Decision making using algorithmic parameter less optimization technique while preserving the expert’s judgment.
The remaining parts of this paper are organized as follows. Why teaching learning based optimization is incorporated in this research work and details of it are presented in Sect. 2. The proposed method for tuning the judgments of the pairwise comparison matrix and reducing the consistency ratio is presented in Sect. 3. Two real world case studies: new product design selection and work tool selection (material selection) are presented in Sect. 4. Finally conclusion is provided.
2 Teaching learning based optimization
Some of the best and well known metaheuristics techniques developed over the last three decades to solve the many engineering optimization problems are: Genetic Algorithm (Goldberg 1989), Artificial Immune Algorithm (AIA) (Farmer et al. 1986), Ant Colony Optimization (ACO) (and Stutzle 2004), Particle Swarm Optimization (PSO) (Kennedy and Eberhart 1995), Differential Evolution (DE) (Efren et al. 2010), Harmony Search (HS) (Geem et al. 2001), Bacteria Foraging Optimization (BFO) (Passino 2002), Artificial Bee Colony (ABC) (Karaboga 2005) etc. The above algorithms require common controlling parameters like population size, number of generations, elite size, etc. Besides the common control parameters, these algorithms require their own algorithmspecific control parameters. Various studies has been carried out to either enhance the existing optimization algorithm (Liu and Tang 1999; Chakraborty et al. 2011; Shi et al. 2007) or to hybridize the existing algorithms (Karen et al. 2006; Yildiz 2009).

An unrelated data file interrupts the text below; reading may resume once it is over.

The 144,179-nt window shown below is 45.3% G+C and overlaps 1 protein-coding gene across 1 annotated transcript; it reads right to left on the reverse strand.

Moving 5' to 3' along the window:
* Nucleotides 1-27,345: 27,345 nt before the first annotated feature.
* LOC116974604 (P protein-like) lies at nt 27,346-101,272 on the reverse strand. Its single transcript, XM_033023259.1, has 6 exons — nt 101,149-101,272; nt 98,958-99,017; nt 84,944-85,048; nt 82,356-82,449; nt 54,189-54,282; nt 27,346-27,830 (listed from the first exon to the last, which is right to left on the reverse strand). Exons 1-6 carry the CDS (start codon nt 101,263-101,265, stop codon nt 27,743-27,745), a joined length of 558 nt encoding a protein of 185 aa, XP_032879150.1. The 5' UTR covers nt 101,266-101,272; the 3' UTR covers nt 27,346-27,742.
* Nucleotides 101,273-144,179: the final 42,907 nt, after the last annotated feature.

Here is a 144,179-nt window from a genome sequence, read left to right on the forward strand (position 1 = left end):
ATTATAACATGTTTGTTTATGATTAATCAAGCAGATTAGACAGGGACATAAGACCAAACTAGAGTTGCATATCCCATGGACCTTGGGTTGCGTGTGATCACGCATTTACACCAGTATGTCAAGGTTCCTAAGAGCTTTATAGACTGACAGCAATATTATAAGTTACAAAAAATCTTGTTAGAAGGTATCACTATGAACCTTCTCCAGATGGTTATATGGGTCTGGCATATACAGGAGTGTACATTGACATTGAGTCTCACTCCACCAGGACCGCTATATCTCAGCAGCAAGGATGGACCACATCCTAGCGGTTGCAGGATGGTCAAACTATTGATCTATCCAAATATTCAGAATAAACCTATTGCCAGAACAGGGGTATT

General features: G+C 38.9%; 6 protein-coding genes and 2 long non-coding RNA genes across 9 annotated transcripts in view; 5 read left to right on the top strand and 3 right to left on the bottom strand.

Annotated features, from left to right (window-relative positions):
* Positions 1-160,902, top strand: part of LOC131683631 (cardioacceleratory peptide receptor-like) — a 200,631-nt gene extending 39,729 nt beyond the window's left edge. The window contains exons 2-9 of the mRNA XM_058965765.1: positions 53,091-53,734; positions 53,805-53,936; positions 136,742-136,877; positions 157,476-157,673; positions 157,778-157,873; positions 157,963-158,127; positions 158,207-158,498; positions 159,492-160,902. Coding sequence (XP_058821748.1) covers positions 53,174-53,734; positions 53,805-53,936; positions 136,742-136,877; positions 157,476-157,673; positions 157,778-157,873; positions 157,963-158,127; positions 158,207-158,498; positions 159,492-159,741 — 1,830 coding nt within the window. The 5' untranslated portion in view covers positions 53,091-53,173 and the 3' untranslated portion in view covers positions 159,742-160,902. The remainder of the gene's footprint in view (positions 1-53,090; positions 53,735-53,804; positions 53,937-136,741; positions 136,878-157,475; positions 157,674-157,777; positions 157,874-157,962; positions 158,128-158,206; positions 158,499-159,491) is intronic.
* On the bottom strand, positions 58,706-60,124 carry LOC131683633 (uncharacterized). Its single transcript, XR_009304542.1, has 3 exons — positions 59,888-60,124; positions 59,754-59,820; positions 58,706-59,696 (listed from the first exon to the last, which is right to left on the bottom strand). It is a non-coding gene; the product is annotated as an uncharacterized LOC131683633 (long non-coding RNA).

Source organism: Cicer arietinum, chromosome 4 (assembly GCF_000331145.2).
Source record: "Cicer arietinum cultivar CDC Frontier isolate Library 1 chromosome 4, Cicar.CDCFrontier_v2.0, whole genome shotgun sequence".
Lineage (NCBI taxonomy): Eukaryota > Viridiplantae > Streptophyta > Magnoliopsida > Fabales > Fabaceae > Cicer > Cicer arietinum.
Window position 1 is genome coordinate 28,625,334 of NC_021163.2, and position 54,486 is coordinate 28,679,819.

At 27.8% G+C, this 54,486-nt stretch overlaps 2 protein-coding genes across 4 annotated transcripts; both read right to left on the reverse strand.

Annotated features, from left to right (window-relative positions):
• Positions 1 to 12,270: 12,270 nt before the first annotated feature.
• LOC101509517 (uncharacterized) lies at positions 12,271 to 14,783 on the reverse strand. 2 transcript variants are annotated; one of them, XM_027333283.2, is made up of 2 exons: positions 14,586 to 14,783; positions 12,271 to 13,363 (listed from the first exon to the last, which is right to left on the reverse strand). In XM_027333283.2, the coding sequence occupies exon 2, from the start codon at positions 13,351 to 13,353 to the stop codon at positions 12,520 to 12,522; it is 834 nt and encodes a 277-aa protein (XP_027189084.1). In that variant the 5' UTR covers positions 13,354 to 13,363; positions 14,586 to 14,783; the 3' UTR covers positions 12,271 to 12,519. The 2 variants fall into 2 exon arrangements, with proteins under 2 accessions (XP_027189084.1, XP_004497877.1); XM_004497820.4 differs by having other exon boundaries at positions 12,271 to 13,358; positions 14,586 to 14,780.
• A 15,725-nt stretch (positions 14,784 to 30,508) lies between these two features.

The main limitations of the above mentioned algorithms are that different control parameters are required for functional working of these algorithms. The proper selection of these parameters is the crucial step and it is important. In case of GA, controlling parameters are population size, crossover rate, mutation rate etc. Similarly, In PSO, it uses inertia weight, cognitive and social parameters. Similarly, ABC requires number of employed, scout and onlookers bees etc. HS requires harmony memory, pitch adjustment rate, etc. Continuous research has been carried to develop an optimization algorithm which does not require any algorithm specific parameters (Rao 2016). Teaching Learning Based Optimization (TLBO) is the optimization method which works on the philosophy of teaching and learning. In TLBO, teacher is considered to be highly learned person and he/she shares his/her knowledge with the learners.
2.1 TLBO algorithm